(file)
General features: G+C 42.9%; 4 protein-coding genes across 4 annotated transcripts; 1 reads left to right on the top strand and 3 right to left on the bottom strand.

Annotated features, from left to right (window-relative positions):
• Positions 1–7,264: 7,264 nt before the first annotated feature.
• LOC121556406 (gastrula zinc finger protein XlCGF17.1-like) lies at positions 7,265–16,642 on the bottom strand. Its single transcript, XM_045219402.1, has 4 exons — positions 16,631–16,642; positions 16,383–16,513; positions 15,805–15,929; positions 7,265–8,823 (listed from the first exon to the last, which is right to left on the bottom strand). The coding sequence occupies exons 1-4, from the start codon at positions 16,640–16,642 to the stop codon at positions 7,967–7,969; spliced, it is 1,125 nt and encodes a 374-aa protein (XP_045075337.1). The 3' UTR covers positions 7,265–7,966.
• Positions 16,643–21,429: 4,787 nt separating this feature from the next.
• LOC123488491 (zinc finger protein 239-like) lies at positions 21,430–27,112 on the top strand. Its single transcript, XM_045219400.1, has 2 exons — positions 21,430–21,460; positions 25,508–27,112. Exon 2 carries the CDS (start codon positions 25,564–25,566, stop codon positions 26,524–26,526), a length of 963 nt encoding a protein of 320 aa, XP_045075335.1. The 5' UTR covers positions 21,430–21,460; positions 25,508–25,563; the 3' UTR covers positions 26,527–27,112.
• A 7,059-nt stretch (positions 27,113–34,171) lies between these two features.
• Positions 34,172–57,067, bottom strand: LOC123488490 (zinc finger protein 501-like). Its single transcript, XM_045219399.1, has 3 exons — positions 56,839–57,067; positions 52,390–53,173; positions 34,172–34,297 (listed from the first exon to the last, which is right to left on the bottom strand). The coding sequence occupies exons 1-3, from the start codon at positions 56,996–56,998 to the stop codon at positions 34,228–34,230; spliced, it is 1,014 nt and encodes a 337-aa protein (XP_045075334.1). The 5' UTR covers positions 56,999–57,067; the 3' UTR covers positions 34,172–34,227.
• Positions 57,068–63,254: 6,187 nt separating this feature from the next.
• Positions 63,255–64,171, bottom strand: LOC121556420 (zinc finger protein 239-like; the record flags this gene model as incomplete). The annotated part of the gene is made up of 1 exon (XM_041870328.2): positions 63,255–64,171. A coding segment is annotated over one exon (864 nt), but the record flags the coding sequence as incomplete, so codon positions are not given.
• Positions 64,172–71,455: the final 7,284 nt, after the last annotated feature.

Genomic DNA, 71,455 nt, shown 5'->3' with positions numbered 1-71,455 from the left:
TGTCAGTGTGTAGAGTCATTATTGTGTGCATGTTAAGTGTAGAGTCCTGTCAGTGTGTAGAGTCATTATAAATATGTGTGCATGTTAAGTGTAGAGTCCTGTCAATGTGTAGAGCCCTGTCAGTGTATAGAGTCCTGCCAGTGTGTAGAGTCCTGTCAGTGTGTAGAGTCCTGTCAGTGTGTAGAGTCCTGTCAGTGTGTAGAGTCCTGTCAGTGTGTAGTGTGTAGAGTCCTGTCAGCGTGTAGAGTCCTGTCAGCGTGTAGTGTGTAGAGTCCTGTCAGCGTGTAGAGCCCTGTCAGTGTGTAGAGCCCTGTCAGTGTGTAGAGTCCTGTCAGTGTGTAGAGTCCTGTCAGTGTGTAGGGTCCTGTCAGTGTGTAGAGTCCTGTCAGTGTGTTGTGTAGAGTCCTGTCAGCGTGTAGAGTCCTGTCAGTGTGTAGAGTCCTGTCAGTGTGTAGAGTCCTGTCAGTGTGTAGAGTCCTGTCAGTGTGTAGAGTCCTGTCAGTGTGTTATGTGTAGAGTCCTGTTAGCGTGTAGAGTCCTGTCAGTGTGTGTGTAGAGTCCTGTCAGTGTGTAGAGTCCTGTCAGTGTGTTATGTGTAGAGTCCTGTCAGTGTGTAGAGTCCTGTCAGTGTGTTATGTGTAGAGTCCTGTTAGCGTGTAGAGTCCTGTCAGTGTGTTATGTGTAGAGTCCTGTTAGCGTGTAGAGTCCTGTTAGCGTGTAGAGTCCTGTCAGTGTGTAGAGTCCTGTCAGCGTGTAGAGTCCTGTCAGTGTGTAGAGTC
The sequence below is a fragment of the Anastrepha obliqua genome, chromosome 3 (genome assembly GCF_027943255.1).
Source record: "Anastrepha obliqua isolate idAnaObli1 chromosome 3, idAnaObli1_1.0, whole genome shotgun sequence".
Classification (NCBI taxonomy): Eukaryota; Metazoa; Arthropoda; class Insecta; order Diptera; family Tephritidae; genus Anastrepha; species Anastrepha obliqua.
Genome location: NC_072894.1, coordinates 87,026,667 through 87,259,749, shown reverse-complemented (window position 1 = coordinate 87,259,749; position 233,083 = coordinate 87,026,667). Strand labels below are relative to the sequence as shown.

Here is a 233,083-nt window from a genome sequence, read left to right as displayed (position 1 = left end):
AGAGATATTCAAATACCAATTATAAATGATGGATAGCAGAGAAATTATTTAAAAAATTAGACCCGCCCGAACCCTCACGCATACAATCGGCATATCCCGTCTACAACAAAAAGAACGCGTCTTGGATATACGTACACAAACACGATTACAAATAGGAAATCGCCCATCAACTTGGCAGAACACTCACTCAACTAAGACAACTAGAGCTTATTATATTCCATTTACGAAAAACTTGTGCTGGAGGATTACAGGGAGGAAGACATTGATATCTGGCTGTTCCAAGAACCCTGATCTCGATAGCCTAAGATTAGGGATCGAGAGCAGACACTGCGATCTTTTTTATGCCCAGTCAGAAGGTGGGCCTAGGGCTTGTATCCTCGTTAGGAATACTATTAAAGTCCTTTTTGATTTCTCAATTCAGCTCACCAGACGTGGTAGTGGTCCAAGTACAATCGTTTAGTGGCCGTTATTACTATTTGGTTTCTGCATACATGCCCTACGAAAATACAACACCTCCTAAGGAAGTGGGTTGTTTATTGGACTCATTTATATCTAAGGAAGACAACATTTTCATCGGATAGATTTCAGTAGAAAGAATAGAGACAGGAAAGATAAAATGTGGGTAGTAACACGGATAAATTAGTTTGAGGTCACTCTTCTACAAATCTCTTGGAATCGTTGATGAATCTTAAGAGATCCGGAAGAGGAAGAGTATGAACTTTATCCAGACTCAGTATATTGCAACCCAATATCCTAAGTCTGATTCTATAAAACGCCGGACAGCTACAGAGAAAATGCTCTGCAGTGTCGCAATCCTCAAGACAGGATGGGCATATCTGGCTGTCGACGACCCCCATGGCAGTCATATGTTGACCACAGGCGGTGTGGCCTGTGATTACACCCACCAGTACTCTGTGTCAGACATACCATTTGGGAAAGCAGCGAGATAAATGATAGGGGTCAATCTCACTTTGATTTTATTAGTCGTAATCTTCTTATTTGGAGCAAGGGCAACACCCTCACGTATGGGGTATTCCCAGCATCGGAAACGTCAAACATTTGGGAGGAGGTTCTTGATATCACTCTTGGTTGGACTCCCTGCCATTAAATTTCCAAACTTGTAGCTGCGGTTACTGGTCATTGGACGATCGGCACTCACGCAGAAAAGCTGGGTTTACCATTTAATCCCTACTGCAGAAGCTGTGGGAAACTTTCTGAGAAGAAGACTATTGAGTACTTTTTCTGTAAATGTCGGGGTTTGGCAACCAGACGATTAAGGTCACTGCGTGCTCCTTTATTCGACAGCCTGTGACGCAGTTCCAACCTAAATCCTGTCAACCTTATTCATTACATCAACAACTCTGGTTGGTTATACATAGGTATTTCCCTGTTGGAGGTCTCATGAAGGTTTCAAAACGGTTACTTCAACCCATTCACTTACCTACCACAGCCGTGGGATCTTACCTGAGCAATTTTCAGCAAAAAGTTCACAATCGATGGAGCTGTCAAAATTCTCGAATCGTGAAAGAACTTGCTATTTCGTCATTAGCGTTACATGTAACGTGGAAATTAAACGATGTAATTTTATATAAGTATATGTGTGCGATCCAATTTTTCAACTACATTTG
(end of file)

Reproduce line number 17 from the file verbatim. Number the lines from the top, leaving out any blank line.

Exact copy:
Genome location: NC_072894.1, coordinates 87,026,667 through 87,259,749, shown reverse-complemented (window position 1 = coordinate 87,259,749; position 233,083 = coordinate 87,026,667). Strand labels below are relative to the sequence as shown.